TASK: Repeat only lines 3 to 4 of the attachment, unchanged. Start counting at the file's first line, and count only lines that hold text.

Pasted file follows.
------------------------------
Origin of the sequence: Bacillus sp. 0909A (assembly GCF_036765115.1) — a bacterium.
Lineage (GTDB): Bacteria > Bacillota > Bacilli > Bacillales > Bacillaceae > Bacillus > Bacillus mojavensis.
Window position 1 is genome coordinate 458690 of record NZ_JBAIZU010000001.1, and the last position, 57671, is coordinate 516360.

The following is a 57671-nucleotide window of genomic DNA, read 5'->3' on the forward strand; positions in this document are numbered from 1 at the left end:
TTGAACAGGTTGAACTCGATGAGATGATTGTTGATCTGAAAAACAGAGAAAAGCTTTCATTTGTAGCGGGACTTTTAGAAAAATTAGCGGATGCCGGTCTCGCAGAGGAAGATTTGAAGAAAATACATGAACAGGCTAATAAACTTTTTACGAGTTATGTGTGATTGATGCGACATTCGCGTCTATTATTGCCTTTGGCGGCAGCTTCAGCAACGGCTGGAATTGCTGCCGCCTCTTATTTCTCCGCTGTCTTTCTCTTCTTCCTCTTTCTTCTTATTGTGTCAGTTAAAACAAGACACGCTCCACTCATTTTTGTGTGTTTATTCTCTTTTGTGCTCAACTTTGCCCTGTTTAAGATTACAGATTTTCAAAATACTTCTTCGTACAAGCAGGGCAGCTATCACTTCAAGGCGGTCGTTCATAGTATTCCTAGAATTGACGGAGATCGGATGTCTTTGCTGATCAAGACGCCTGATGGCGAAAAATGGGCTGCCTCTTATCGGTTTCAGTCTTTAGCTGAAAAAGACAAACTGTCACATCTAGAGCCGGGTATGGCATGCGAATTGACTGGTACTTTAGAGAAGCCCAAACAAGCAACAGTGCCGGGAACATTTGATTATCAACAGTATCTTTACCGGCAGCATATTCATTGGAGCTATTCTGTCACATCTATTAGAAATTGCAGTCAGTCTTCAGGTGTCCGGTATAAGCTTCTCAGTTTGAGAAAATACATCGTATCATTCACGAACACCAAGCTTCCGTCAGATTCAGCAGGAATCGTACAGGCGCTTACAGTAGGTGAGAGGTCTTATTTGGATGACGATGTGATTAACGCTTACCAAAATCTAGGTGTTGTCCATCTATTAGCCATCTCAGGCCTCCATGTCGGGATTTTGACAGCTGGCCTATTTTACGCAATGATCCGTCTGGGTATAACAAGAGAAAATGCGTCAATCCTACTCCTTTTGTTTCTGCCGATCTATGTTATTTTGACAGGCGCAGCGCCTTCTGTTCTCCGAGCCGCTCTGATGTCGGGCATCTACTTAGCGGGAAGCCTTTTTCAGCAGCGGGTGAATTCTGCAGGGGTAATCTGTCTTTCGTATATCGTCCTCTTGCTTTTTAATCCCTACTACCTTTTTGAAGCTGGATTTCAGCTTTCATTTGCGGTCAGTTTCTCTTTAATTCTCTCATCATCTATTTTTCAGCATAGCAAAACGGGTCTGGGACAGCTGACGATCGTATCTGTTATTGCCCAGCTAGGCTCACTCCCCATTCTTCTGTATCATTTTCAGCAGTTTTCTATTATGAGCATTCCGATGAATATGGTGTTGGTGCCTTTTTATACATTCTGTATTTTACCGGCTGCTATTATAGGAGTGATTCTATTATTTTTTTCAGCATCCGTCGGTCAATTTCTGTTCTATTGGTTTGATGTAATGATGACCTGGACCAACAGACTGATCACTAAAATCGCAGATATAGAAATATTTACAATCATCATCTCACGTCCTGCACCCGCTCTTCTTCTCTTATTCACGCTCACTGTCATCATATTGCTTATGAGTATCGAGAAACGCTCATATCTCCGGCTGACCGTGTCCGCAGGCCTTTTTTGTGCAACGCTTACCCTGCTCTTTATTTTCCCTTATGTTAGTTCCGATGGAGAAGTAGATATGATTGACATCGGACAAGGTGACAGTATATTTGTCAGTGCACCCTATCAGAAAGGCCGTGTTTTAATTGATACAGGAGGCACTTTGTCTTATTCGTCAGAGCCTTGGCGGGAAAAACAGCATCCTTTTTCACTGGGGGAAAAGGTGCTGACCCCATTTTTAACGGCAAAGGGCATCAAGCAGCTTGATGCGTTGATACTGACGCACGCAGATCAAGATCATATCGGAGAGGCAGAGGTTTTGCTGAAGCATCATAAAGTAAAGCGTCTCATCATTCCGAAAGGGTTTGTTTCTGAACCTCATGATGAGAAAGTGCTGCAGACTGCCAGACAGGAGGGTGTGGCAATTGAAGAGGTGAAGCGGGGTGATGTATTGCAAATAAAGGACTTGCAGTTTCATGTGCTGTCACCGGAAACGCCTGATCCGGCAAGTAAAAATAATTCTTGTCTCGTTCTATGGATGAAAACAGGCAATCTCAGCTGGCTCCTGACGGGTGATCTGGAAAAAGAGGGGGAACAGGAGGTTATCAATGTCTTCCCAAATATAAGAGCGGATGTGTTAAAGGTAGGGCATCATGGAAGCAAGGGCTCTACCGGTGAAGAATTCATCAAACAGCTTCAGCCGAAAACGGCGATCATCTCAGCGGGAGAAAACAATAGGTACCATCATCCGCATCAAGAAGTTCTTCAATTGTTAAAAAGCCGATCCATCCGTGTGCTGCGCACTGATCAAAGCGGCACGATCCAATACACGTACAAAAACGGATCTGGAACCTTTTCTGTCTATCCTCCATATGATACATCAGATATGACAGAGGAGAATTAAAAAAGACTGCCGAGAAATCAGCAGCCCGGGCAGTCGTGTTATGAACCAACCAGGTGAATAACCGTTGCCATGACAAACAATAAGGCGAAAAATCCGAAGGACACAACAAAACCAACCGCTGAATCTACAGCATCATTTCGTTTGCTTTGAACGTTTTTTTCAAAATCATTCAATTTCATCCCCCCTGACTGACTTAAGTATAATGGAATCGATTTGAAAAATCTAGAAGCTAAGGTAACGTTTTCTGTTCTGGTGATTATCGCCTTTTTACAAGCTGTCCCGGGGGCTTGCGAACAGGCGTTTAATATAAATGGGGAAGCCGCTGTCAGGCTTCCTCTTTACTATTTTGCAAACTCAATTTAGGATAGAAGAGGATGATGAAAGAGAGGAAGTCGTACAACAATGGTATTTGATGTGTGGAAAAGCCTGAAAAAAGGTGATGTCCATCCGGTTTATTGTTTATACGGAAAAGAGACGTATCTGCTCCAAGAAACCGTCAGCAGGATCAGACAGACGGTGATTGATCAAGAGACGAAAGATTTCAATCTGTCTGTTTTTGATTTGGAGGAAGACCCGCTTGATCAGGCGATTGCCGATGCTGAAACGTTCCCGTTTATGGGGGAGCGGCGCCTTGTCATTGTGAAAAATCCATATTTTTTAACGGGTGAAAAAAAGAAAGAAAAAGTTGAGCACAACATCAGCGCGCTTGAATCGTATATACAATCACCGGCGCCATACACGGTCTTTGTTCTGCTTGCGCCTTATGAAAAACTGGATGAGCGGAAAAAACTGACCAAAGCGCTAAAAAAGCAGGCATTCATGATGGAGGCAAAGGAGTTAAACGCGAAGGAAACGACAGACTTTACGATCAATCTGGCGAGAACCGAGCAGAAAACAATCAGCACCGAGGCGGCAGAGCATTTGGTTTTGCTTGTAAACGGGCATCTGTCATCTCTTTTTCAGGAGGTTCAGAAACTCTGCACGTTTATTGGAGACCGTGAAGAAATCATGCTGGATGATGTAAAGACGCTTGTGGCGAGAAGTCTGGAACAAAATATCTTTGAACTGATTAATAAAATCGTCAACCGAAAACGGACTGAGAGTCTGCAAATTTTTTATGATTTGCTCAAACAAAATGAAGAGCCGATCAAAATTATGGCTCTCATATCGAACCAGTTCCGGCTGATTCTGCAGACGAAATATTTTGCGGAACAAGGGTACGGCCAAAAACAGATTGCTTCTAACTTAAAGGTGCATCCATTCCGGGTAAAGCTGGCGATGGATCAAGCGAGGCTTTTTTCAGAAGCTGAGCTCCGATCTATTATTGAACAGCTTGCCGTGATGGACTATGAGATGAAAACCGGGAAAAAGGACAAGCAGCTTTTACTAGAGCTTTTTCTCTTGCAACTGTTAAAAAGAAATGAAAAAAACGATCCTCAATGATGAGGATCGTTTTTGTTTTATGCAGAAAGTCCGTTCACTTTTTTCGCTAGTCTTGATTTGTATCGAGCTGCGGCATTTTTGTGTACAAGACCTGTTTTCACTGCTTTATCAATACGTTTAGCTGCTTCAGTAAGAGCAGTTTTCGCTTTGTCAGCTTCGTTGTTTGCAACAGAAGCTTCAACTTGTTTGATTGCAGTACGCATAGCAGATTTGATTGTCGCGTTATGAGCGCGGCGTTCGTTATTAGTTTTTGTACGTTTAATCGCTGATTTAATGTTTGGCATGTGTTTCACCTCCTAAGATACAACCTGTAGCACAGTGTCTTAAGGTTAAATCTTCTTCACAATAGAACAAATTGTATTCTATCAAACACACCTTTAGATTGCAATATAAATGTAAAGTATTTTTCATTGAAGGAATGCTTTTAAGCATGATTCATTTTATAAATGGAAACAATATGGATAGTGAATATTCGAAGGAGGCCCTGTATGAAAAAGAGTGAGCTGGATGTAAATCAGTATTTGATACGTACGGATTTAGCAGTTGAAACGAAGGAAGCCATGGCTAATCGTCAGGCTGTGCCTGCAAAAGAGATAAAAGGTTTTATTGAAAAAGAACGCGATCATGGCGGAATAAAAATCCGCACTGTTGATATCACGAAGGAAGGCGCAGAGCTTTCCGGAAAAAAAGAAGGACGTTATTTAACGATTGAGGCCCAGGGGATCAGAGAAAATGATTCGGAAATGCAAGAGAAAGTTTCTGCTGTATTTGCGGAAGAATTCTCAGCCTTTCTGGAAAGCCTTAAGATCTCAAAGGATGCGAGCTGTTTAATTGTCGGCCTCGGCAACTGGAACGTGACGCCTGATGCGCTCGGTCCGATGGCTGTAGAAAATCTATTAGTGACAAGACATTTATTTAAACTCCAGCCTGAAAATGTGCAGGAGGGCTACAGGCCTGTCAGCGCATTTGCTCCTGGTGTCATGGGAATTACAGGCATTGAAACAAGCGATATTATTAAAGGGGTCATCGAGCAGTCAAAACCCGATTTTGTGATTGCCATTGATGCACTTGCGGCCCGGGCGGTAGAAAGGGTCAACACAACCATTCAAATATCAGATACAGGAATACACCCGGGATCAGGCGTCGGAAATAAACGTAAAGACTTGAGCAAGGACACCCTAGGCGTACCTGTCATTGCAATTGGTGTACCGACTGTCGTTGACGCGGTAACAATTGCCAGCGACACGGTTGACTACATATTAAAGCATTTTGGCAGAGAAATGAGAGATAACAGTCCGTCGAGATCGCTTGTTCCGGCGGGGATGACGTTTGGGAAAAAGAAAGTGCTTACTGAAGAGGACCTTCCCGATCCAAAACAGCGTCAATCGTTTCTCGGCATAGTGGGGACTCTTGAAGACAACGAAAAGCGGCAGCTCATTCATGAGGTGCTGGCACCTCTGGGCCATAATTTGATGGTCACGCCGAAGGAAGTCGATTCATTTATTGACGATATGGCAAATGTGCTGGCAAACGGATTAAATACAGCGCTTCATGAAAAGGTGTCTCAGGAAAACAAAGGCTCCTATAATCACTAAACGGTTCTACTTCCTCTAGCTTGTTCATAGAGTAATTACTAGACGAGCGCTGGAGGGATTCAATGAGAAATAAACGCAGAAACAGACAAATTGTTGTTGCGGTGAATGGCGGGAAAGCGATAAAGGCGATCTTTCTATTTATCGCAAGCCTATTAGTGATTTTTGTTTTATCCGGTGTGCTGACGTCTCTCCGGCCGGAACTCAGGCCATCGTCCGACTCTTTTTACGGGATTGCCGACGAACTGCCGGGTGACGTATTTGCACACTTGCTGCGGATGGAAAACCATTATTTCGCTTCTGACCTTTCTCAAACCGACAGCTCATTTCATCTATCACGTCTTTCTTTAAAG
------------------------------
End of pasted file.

Window position 1 is genome coordinate 458690 of record NZ_JBAIZU010000001.1, and the last position, 57671, is coordinate 516360.

The following is a 57671-nucleotide window of genomic DNA, read 5'->3' on the forward strand; positions in this document are numbered from 1 at the left end: